>> with an Error object which has a field which reports the name of the error
>> (the error name and the exception names are usually the same).
>>> * The new pattern is to use a DOMError-based "error" attribute on the
>> target object and use a normal vanilla "error" event to raise awareness
>> that this state-attribute has been set.
>>> Here's how the Geolocation pattern plays out in the WebRTC, Media
>> Capture and Streams, and Recording API proposals:
>>> An example from WebRTC's doc: RTCPeerConnection.createOffer says:
>>> void createOffer(RTCSessionDescriptionCallback successCallback,
>>>                    RTCPeerConnectionErrorCallback failureCallback, ...)
>>> Where RTCPeerConnectionErrorCallback will get an RTCError, and the
>> RTCError has a "name" and a "message"
>>> This pattern is repeated elsewhere in getUserMedia:
>> NavigatorUserMediaErrorCallback has a NavigatorUserMediaError with a
>> "code".
>>> and now in the Recording Proposal [1]: onrecordingerror gets a
>> RecordingError object which has a "name" and a "message"
>>> As you can see, this pattern needlessly complicates the web platform by
>> having a bunch of objects that basically provide the exact same
>> functionality.
>>> In the WebApps and HTML working groups, they have also seen this
>> proliferation, and decided to unify under a new pattern for providing
>> asynchronous error notifications. In the new pattern, there is an error
>> state which is maintained by an object, and an event that fires to inform
>> the application to check the object's error state.
>>> DOMError is the object that consolidates the functionality of RTCError,
>> NavigatorUserMediaError, and RecordingError. It also consolidated
>> similiarly proposed error objects in the File API, Indexed Db specs. The
>> DOMError object is defined in DOM4 [2].
>>> Here's how it looks in FileReader [3]:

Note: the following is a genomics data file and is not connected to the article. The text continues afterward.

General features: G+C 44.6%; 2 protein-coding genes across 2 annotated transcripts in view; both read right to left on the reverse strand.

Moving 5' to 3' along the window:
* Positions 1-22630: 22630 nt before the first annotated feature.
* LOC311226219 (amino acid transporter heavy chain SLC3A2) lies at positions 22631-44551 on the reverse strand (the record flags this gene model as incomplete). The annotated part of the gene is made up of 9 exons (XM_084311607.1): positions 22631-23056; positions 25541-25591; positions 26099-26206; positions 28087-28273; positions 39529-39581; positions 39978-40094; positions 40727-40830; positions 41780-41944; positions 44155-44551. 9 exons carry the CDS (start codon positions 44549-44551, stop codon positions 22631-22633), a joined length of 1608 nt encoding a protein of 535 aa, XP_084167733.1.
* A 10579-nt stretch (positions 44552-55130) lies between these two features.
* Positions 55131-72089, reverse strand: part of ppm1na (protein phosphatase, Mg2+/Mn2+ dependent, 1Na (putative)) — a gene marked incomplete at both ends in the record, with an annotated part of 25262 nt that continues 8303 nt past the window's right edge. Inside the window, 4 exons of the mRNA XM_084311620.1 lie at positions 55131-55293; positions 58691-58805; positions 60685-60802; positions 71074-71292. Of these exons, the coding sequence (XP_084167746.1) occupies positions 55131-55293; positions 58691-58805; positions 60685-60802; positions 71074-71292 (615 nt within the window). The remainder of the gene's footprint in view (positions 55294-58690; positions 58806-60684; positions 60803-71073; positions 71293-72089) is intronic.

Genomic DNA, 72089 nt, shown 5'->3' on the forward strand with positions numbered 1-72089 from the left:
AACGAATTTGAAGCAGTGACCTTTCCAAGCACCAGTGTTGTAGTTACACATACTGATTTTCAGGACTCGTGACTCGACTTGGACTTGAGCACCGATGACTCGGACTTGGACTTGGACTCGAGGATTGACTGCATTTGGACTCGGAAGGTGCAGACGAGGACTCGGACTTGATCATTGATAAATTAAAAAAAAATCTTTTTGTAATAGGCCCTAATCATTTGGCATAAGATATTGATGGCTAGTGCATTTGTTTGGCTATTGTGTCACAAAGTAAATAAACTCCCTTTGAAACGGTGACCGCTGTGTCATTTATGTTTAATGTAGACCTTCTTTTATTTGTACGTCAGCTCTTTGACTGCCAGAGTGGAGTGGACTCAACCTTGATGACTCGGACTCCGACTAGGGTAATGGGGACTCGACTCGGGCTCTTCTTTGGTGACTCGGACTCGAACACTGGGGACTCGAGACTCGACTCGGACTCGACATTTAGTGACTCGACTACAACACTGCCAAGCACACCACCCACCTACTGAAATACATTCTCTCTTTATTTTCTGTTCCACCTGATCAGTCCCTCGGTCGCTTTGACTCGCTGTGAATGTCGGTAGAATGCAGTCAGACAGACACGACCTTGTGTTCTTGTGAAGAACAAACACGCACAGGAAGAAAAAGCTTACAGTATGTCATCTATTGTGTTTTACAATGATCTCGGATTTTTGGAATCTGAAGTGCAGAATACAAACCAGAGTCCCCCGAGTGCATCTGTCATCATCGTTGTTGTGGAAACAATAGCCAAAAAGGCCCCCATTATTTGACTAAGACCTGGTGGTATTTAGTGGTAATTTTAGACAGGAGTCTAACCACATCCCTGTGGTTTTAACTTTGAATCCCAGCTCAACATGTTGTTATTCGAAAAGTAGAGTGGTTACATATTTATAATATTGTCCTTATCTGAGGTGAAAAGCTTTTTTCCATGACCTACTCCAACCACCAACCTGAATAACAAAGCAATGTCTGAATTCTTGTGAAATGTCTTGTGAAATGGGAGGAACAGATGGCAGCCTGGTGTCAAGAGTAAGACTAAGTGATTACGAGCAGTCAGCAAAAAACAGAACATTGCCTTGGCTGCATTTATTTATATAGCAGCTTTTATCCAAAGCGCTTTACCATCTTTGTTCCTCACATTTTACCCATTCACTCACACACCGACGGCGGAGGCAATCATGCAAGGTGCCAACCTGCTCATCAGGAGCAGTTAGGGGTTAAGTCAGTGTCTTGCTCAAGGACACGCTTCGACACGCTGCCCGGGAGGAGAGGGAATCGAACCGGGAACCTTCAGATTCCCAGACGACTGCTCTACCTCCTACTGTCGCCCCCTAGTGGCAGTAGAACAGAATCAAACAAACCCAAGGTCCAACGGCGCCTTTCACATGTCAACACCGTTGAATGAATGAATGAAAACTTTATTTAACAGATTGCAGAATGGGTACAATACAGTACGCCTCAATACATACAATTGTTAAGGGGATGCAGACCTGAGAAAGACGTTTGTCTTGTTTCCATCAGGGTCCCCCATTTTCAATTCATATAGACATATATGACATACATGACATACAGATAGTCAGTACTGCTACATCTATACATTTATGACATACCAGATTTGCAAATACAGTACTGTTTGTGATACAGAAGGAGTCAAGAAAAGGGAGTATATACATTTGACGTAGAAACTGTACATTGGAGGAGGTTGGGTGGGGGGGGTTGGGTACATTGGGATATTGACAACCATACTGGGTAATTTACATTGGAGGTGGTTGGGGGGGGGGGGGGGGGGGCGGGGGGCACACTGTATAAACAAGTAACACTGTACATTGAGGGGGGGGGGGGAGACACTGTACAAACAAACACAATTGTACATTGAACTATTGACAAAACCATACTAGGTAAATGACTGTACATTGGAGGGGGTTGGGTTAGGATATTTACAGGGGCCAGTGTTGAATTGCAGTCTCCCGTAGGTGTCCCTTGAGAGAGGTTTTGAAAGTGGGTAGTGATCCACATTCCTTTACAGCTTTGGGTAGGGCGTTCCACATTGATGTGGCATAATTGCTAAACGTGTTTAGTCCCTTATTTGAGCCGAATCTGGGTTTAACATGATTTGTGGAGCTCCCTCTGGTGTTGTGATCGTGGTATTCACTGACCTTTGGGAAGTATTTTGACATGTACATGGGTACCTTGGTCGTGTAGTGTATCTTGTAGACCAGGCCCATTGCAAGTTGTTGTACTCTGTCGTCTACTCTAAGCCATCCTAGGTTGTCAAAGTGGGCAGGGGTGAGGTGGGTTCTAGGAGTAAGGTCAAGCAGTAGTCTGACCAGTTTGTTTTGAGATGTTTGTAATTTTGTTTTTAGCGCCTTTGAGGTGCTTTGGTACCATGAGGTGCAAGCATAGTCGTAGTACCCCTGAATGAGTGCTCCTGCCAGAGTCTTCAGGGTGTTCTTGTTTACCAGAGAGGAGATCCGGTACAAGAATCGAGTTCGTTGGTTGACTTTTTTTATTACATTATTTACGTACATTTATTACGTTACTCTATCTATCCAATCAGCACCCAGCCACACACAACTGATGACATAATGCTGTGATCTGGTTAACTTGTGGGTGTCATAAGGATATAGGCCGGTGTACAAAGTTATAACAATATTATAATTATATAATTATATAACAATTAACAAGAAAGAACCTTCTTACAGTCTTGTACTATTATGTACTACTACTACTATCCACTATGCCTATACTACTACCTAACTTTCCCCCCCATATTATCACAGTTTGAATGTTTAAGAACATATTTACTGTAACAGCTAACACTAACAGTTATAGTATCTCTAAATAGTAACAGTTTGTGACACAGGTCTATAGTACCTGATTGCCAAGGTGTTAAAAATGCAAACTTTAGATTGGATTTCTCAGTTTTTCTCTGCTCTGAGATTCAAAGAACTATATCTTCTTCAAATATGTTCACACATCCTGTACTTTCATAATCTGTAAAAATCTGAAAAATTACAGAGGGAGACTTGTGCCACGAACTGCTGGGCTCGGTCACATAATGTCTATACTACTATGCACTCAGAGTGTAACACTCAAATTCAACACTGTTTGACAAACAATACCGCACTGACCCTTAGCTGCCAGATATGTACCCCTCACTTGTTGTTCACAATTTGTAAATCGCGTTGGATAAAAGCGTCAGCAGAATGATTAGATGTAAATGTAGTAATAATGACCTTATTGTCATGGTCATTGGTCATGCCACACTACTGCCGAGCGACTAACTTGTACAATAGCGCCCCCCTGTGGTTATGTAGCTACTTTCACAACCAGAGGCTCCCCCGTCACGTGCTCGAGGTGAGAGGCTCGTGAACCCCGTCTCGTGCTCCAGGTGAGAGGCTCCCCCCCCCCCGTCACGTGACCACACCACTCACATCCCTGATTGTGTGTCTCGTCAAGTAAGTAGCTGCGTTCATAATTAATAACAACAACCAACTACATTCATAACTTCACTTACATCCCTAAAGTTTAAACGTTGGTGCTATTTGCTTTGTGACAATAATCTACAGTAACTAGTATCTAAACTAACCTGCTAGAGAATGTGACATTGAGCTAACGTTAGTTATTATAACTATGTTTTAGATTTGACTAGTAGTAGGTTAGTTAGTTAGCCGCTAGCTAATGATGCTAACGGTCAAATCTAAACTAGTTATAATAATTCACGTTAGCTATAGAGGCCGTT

>>> interface FileReader {
>>>      readonly attribute DOMError error;
>>>               attribute Function? onerror;
>>>      ...
>>> }
>>> Here it is for Indexed Db transaction request objects [4]:
>>> interface IDBRequest {
>>>      readonly attribute DOMError error;
>>>               attribute Function? onerror;
>>>      ...
>>> }
>>> Here's how it's used in HTML5 [5] (which uses codes, unfortunately, so
>> it's based on the model before DOMError came around, and has now been
>> widely implemented so it can't be changed):
>>> Interface HTMLMediaElement {
>>>      readonly attribute MediaError? error;
>>>      ...
>>> }
>>> And an onerror handler defined in the super-interface HTMLElement.
>>> I'd like to propose that we re-use this concept for our specs. The
>> specific changes would apply to:
>>> WebRTC spec:
>>> * RTCPeerConnection interface would get a DOMError error attribute, and
>> an onerror EventHandler. The following APIs would need to be
>> adjusted/simplified to remove the failureCallback parameter:
>>>     - createOffer
>>>     - createAnswer
>>>     - setLocalDescription
>>>     - setRemoteDescription
>>>     - getStats
>>> Media Capture and Streams spec:
>>> * MediaStream interface would get a DOMError error attribute, and an
>> onerror EventHandler. The Following APIs would be adjusted to remove the
>> errorCallback:
>>>     - getUserMedia
>>> Recording API spec:
>>> * MediaRecorder interface would get a DOMError error attribute. This
>> interface already has an onrecordingerror handler, and it would be
>> simplified to not carry the error state and behave like other normal event
>> objects.
>>> [1] http://dvcs.w3.org/hg/dap/raw-file/tip/media-stream-
>> capture/RecordingProposal.html
>>> [2] http://dvcs.w3.org/hg/domcore/raw-file/tip/Overview.html#interface-
>> domerror
>>> [3] http://dev.w3.org/2006/webapi/FileAPI/#dfn-error-codes
>>> [4] http://dvcs.w3.org/hg/IndexedDB/raw-file/tip/Overview.html#request-
>> api
>>> [5] http://www.w3.org/html/wg/drafts/html/master/embedded-content-
>> 0.html#mediaerror
Received on Friday, 21 December 2012 23:41:48 UTC